Starbright Medallion Quilt Pattern

Starbright medallion quilt

Starbright medallion quilt

The Starbright Medallion quilt uses the starbright quilt block for the central medallion, surrounded by three different borders.  In case you hadn’t come across the term before, a medallion quilt is simply one that is built up with frames around the centrepiece (the medallion) so you are working from the middle outwards rather than sewing blocks together in rows, which is more common.

The quilt measures 48″ square and I have used 1/2 yard of red fabric with 1 yard each of blue, turquoise and white fabrics.  You can buy these fabrics at a 10% discount in this week’s special offer.

Cutting requirements for the starbright medallion quilt

Completed quilt blocks

Completed quilt blocks

3.1/2″ squares:  sixteen white, eight blue

3.7/8″ squares:  four each in turquoise and white, four each in blue and turquoise, twelve each in blue and white

2.1/2″ squares:  ninety six turquoise, twenty four red

2.7/8″ squares:  forty eight red, forty eight turquoise

For border 1 you will need four 3.1/2″ white strips cut across the width of fabric

For border 3 you will need five 3.1/2″ blue strips cut across the width of fabric

Making block 1 for the starbright quilt block

Make half square triangle units

Make half square triangle units

Use the 3.7/8″ squares to make half square triangle units in the colour combinations listed above.  Place two squares with right sides together and mark a line along the diagonal.  Sew a 1/4″ square either side of the marked line and cut along the line to produce two half square triangle units.  These are now 3.1/2″ squares.

Press the seam allowances towards the darker fabric and trim the two corners where fabric sticks out.

The medallion area is most easy to make in four quarters.  For this you will need to make two each of two different but similar blocks.

First block for the medallion

First block for the medallion

Lay the patchwork pieces out in four rows of four.  There are three white squares in the top right hand corner.  One diagonal is made with white, blue, white, blue squares.  The rest of the block is half square triangles.  These are always placed so that the white triangles are together, forming larger white triangles pointing away from the edge.  Look for the larger shapes:  two triangles together forming a stripe of either blue or turquoise, two rosebud shapes formed with a blue square and two blue triangles.

Sew the squares together across each row and then sew the rows to each other to complete the block.  You need to make two of this block.

Layout for second block

Layout for second block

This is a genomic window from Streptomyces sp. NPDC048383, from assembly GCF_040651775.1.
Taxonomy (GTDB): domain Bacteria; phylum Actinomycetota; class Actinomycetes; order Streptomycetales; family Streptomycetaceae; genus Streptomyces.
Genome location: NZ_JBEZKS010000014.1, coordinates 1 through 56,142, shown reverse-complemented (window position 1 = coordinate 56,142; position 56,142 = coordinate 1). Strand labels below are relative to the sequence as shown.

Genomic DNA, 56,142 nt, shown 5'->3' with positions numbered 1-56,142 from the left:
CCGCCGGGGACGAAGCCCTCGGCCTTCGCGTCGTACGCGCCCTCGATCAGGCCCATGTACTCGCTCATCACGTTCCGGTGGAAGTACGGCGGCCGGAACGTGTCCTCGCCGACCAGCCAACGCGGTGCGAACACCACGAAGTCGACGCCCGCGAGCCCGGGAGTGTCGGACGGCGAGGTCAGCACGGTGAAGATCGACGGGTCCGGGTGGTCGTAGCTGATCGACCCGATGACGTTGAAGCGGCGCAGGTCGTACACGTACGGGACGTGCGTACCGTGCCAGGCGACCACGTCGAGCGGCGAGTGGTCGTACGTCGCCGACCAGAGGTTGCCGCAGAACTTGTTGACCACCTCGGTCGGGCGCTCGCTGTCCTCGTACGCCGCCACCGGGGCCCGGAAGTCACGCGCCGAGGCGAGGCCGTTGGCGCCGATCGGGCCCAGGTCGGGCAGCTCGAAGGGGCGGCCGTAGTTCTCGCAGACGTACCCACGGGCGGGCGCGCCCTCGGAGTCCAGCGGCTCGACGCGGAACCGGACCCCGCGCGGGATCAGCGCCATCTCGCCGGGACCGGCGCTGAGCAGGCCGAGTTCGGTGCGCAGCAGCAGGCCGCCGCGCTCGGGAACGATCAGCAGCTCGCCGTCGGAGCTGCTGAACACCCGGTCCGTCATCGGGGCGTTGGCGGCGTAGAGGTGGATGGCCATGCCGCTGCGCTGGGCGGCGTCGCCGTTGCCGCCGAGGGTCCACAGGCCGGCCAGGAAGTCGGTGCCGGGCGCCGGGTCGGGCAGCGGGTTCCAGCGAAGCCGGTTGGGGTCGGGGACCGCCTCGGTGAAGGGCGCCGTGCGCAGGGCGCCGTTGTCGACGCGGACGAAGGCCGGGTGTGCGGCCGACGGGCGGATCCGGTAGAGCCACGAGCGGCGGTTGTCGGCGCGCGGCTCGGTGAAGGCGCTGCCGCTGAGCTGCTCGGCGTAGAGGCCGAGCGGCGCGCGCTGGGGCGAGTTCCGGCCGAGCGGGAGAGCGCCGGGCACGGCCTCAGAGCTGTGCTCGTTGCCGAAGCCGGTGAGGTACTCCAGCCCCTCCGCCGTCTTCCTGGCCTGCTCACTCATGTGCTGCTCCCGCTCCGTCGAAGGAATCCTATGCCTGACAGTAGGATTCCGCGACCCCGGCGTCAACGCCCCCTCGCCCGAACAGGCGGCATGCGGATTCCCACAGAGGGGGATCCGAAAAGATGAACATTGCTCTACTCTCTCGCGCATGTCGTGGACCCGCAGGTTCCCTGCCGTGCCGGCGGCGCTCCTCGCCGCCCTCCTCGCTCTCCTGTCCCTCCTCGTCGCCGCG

Making block 2 for the starbright block

This block uses exactly the same pieces as the block above, but just arranged differently to form a mirror image of the first block.  This time the three white squares are on the top left hand side of the block and the diagonal of squares runs from top left to bottom right.

Sew the squares together across each row and then sew the rows to each other.  Make two of this block.

Assembling the medallion

Layout for the medallion

Layout for the medallion

Arrange the four blocks in two pairs.  Place block one in the top right and bottom left with block 2 in the top left and bottom right.  Rotate the blocks so that the three white squares are always in the corner of the medallion, with the blue squares nearest the middle.

Sew the blocks together in pairs and then sew the pairs to each other to complete the starbright quilt block.  You’ve probably noticed that this is very similar to the Carpenters Wheel quilt block – there are quite a number of blocks with very similar layouts to this.

At this stage the medallion should measure 24.1/2″ square.

Add the first border

Add the first border

First border

For the first border I have used 3.1/2″ strips of white fabric.  You will need two lengths of 24.1/2″ for the top and bottom and two lengths of 30.1/2″ for the sides.  I wanted to have this white border to ensure that the central area stood out and didn’t blend into the borders.

Second border

For the second border I have used a simple star design.

Make half square triangles as above with all the 2.7/8″ squares.

Star block layout

Star block layout

Lay the patchwork pieces out in three rows of three.  There’s a 2.1/2″ red square in the middle and a turquoise square in each corner.  Check the photo to see which way to place the half square triangles to get the star shape.

Sew the squares together across each row and then sew the rows to each other.  Make twenty four of this block.

Add the second border

Add the second border

Sew the stars together in two strips of five stars and two strips of seven stars.

Sew the five star strips to the top and bottom of the quilt and sew the seven star strips to the sides.

Add the third border

Add the third border

Starbright medallion quilt – third border

For the third border I have used 3.1/2″ strips of the blue fabric.  You’ll need two lengths of 42.1/2″ for the top and bottom and two lengths of 48.1/2″ for the sides.